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Faithlife

Discovering God's Assurance

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Gideon has taken a bad rap over the years.  Many people remember him at the moment of weakness.  On the eve of battle he experiences a dark point of doubt as to his fate and he cries out to God with an unusual proposition in order to find assurance.  It was just a moment.

And we’ve all had our moments, haven’t we?  Times in our lives when adversity causes us to doubt God’s presence or His power or His promise to care for us.  I know that I have had mine. 

I wake up in the middle of the night, in the Midnight Café, surrounded by a host of troubling companions.  And once I wake up there, I discover that I am unable to leave.  The background on the slide today is called the “Boulevard of Broken Dreams”.  It represents the tragic lives of people who had everything that life could offer and yet they were miserable tortured beings who died tragically and prematurely.  And they gather in the picture, patrons of the Midnight Café, partners in regret. 

In my own Midnight Café, I find myself captive to Worry as he whispers across a stale cup of coffee about all the bad things that the future might bring.  There are nights when I cannot shut his voice out. 

And then he is joined by doubt.  Doubt always questions my sufficiency.  “Who do you think you are?”, “What makes you think that you can provide leadership to this church?”, “How do you think that you can understand what God would want for First Wesleyan Church?”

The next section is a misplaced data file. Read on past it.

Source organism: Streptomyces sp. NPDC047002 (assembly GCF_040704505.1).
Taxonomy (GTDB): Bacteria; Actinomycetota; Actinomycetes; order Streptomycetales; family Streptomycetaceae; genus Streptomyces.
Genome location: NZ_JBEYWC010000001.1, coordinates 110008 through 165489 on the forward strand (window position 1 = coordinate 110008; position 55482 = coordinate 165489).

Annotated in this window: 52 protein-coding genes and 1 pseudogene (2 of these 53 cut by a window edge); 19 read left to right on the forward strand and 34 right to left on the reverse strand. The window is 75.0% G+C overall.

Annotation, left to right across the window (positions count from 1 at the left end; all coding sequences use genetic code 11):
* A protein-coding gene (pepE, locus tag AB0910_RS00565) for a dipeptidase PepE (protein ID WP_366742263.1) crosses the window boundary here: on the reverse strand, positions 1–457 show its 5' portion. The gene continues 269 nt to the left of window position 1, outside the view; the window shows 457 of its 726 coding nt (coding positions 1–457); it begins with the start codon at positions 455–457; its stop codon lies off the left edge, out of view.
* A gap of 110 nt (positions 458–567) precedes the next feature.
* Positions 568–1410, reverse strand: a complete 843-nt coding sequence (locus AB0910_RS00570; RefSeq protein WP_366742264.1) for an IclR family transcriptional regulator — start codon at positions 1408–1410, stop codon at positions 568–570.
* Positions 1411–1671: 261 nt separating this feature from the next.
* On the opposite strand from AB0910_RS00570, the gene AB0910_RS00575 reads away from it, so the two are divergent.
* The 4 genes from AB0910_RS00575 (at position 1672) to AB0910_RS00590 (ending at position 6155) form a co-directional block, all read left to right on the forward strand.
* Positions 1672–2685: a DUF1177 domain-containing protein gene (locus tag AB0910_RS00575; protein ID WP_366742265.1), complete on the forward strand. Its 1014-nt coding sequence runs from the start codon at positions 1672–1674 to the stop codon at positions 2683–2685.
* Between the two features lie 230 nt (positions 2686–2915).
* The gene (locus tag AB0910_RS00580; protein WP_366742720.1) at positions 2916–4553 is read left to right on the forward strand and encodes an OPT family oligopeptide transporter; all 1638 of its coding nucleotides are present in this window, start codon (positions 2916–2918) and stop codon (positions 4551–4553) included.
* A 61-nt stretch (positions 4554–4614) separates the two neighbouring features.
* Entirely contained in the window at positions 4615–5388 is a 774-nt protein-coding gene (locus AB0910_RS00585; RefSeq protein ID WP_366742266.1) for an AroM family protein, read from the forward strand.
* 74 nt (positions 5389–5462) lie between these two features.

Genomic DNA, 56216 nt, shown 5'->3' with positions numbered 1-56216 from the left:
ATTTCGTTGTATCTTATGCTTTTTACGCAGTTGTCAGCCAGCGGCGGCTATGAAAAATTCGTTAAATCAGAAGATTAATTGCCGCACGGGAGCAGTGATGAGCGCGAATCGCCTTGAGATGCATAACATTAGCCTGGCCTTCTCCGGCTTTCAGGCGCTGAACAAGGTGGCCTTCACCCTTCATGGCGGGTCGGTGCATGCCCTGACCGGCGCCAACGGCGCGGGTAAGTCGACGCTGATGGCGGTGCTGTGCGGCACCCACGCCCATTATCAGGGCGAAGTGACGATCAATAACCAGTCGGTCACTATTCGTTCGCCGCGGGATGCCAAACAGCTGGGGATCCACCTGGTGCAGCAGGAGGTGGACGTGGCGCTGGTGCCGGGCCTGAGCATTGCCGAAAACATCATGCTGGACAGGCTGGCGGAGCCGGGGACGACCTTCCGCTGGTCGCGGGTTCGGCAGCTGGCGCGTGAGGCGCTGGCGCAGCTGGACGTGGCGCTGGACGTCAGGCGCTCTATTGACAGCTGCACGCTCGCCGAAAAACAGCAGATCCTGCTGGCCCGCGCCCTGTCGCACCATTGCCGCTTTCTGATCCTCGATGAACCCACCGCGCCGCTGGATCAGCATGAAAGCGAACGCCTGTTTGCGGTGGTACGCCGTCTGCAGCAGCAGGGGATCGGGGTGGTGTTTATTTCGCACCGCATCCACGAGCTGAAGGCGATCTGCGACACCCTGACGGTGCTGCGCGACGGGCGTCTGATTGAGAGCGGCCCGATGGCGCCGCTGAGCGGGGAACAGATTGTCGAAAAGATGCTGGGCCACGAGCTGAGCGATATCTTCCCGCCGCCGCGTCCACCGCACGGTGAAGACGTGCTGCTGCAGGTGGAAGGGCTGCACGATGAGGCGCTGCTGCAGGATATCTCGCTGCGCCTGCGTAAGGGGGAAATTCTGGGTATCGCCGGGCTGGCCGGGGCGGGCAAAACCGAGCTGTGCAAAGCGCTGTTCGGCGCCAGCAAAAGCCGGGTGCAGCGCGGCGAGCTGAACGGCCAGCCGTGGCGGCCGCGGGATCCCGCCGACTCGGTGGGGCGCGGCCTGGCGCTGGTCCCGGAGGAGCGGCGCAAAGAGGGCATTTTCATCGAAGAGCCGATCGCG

Fear fills the empty chair at the table.  “What if you fail?  What will happen to you then?  Who would ever want you to pastor their church if you fail here?”

You’ve probably never met my midnight friends, never been in the Midnight Café but I know them all on a first name basis.

And then somehow Assurance comes and I’m back in bed, it’s morning, the black night is a memory and the day brings Hope.

I’m always shamed when He comes, when the obstacles have vanished.  When I meet someone else with real problems compared to my “light affliction”.  I’ve learned over the years of my own pilgrimage that God is faithful.  He doesn’t make things easy but he shoulders my load and I’m better for each battle.

But, . . . . remember Gideon’s “fleece”.  The silly test that he laid out before God.

"Gideon said to God, “If you will save Israel by my hand as you have promised— look, I will place a wool fleece on the threshing floor. If there is dew only on the fleece and all the ground is dry, then I will know that you will save Israel by my hand, as you said.” And that is what happened. Gideon rose early the next day; he squeezed the fleece and wrung out the dew—a bowlful of water. Then Gideon said to God, “Do not be angry with me. Let me make just one more request. Allow me one more test with the fleece. This time make the fleece dry and the ground covered with dew.” That night God did so. Only the fleece was dry; all the ground was covered with dew." (Judges 6:36-40, NIV)[1]

Wet fleece, dry fleece – what do you want me to do?

I remember a fleece of my own from the mid seventies.  I was driving a 1970, Chevrolet Caravelle.  It was my first car.  I loved it.  Not sure why because it was a terrible dark brown with black vinyl seats that would sear your flesh on a hot summer day.  When you sat down it sounded like throwing an egg on a hot grill.  Back then I hadn’t owned cars long enough to learn to hate them.